### Commodity Volatility Indices: OVX and GVZ

The present research will examine the most popular commodity volatility indices proposed by the CBOE: the OVX and the GVZ. It is important to point out that this study is the second component of a bigger research whose first part is entitled **“Equity Volatility Indices: VIX, VXN, VXD, RVX”** . The analysis will follow the structure presented in the first half and it is aimed to provide pivotal volatility levels. (The **HyperVolatility Forecast Service** provides market projections for the VIX, Gold, WTI crude oil and many other asset classes. Send an email to **info@hypervolatility.com** and get a free 14 days trial). Before getting started it is worth reminding that the OVX is a volatility index based on the performance of the options written on the USO (United States Oil Fund) while the GVZ is calculated on options written on the SPDR Gold Shares Trust. The next chart displays the ranking of both commodity volatility indices:

The most important levels to observe are the 25%, the median and the 75% ones. The OVX has a median value fluctuating around 32.8% while the GVZ is much lower and, on average, it does not get higher than 18.1%. In case of low volatility environments the OVX remains around the range 29% – 30% while the GVZ tends to oscillate around 16%. On the other hand, high volatility days would probably see the OVX moving around 37% while the GVZ does not usually surpass the 21.3%. These levels are crucial to anyone who wants to trade oil or gold volatilities because they will provide buy / sell signals for options traders. Let’s list some of them (remember these are not recommendations but only a general rule):

1) Long Gold or WTI Oil volatility when the OVX is below 30% and the GVZ is around 16%

2) Range trading strategies, such as condors or butterflies, should be adopted when the OVX is higher than 35% and the GVZ is above 19%

3) If the OVX or the GVZ are fluctuating around their median levels, it implies that some major movement is about to occur. Therefore long volatility strategies could be implemented when the OVX is around 30% – 31% and the GVZ is in the 17% – 18% interval.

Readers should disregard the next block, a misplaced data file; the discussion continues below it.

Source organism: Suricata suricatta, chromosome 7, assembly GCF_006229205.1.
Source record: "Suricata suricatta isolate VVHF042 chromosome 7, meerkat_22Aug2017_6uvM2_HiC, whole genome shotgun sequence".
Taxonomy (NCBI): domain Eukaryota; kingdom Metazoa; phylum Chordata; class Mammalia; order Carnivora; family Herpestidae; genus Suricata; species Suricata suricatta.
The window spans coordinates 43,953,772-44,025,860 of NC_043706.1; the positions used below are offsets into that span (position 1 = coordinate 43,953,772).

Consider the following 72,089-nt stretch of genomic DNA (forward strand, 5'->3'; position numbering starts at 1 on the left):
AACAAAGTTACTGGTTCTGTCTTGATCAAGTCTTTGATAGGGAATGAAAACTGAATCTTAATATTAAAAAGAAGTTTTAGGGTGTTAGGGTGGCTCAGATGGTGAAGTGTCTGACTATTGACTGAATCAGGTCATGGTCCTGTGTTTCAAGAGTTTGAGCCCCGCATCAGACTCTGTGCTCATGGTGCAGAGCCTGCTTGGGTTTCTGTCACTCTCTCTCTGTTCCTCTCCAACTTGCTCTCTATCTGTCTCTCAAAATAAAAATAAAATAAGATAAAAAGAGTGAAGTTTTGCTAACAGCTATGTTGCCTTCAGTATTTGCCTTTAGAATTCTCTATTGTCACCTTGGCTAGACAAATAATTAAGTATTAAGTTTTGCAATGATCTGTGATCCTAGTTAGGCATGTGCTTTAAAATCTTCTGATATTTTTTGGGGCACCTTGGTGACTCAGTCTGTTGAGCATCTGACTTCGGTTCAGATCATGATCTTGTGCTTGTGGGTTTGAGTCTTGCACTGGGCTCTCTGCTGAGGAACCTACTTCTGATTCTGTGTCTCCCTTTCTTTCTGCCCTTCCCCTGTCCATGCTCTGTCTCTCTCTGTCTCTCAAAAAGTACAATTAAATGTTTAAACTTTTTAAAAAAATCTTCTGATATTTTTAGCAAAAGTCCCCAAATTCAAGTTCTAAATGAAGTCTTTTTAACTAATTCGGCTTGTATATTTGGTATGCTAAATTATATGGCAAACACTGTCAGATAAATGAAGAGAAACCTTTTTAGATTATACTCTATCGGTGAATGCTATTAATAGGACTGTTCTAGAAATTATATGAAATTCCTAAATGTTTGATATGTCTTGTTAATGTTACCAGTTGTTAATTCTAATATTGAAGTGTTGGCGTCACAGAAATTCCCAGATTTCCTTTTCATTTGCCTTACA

The fact that a volatility index has a high value does not mean that it is the most volatile one. We already tried to address this issue when dealing with **equity volatility indices** so now we will attempt to explain such a phenomenon for commodity volatilities too. The next chart plots the volatilities for the OVX and GVZ indices:

The chart clearly displays the volatility of both commodity volatility indices. The relationship between the OVX and the GVZ is positive, in fact, the correlation between the 2 indices is +0.77 while the correlation between the volatility of the OVX and the volatility of the GVZ is +0.62. It is interesting to notice that the 10% – 13% interval is a key mean reverting level in both markets because all the time the volatility of the OVX or GVZ touched this level both asset classes experienced a major volatility explosion. The next chart shows the distribution ranking for the volatility of commodity volatility indices:

The distribution ranking demonstrates that the GVZ, although lower than the OVX in volatility points, is more volatile than the OVX index. Specifically, GVZ’s volatility oscillates on average around the 18% while the OVX’s oscillation rate does not go higher than 13.3%. In low volatility environments the oil volatility index’s fluctuations rate is not lower than 10.6% while gold’s index oscillations rarely gets lower than 13.9% (these are the mean reverting points for the volatility of commodity volatilities). On the other hand, volatility explosions are not higher than 20.7% for the volatility of the OVX and 22.5% for the GVZ. Now we can improve on the list of buy/sell signals we previously mentioned (again these are not trading recommendations but only a general guide):

1) Long Gold or WTI Oil volatility when OVX’s volatility is around 10% – 11% or when GVZ’s volatility is within 13% – 14%

2) Condors or butterflies, should be entered when OVX’s volatility is higher than 19% – 20% and the GVZ’s one is above the 20% – 21% interval

3) If OVX and GVZ volatilities are oscillating around their median values some long volatility strategies are definitely safer than selling straddles or naked options. Hence, when the volatility of the OVX is around 13% – 14% and the volatility of the GVZ is in the 18% – 19% interval, it is a good risk management practice to hedge the portfolio against a potentially higher degree of market fluctuations

If you are interested in trading gold futures or options you might want to read our research **“Trading Gold and Silver: A Realized Volatility Approach”**

Instead, if you are looking to trade WTI oil futures or options you will find the research **“The Oil Arbitrage: Brent vs WTI”** very helpful